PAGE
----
Kevin Davis, director of the Economic and Financial Crime Bureau in Guernsey, is working on acquiring greater powers to seize illegally acquired cash and property.
His newly formed agency will use all legal remedies at its disposal as it tackles financial criminals, he said.
“From the bureau’s perspective, it’s not just dealing with criminal investigations. We will be looking at civil remedies – particularly around cash seizure and the seizure and forfeiture of criminal property. That’s a really important aspect,” he was quoted as saying by the Guernsey Press newspaper.
“I’m working with law officer colleagues to actually strengthen the legislation around that to expand powers about what can be seized and liable to forfeiture from a civil perspective.”
A major international financial centre, Guernsey receives many requests from other jurisdictions saying they have investigated something, seen a large pot of laundered money going into a financial institution in Guernsey and asking if something can be done about it, he said.
“There’s a lot of money here where it’s plain from the work of other jurisdictions that we need to take action – and the most expedient way of doing that is using civil remedies that are available.”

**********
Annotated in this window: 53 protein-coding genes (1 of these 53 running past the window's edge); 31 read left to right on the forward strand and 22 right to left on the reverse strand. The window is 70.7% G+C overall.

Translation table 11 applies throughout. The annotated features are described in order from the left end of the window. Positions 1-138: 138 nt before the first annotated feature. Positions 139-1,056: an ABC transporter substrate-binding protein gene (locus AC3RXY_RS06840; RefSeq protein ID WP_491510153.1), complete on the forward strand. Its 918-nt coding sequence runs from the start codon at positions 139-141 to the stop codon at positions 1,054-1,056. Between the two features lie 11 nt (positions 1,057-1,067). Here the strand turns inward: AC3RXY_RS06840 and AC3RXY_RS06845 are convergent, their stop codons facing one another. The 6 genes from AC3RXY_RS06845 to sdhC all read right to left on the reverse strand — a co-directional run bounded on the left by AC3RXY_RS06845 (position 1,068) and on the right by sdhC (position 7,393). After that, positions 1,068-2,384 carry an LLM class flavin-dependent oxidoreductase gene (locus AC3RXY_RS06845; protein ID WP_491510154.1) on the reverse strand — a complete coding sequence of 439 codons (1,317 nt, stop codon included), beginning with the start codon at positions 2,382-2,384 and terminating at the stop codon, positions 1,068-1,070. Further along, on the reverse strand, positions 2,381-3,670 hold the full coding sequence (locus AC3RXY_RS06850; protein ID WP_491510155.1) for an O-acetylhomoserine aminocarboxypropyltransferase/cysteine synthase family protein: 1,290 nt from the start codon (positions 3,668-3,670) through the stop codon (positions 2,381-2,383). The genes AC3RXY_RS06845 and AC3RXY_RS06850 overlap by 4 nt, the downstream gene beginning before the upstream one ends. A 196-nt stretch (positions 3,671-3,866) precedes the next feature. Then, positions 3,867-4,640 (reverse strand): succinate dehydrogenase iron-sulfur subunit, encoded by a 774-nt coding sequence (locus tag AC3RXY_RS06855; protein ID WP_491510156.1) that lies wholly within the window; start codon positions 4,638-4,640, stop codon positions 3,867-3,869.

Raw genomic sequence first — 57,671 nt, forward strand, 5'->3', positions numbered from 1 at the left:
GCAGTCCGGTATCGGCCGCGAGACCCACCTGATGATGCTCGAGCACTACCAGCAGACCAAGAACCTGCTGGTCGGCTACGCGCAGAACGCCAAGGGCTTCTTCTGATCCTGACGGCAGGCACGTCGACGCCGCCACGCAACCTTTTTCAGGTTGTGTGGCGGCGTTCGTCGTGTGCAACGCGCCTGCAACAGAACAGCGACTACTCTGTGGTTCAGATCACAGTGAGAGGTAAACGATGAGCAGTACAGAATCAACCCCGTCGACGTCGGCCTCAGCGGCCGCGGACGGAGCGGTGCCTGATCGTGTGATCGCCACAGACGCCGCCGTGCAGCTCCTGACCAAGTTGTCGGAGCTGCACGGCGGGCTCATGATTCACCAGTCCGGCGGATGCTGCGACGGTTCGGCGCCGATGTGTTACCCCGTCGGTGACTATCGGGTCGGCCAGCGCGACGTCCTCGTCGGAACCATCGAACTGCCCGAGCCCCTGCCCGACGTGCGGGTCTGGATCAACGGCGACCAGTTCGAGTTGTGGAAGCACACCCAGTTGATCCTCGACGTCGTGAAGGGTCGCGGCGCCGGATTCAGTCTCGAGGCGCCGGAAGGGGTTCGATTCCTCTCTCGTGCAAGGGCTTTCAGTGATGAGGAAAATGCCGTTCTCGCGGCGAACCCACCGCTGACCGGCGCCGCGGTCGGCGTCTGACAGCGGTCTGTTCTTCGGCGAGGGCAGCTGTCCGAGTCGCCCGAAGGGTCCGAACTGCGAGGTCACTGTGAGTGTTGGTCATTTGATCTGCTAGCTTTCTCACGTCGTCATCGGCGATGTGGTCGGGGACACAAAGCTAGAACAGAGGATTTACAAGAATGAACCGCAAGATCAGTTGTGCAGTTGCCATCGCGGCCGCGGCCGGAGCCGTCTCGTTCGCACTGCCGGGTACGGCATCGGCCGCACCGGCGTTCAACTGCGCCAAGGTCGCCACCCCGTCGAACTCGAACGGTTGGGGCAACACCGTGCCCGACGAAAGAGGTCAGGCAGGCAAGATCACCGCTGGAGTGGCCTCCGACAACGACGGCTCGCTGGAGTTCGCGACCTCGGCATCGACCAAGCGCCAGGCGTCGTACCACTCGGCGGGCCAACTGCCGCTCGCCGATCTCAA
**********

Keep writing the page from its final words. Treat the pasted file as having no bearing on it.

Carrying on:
Davis, who was chief investigator at the UK’s Serious Fraud Office, said: “So the bureau will look to freezing, for example, the assets that are held here.”
He also commented: “I must stress as well that very often the institutions have unwittingly received monies. And it’s no slight on the institutions themselves.”
In a direct message to financial criminals, he said: “We don’t want your money … We’re going to take it from you and we’re going to prosecute you where the evidence allows us to … and use all the legal remedies at our disposal.”
Guernsey’s government set up the independent bureau in mid-June to investigate money laundering and economic crime, take enforcement action and recover proceeds from unlawful conduct.
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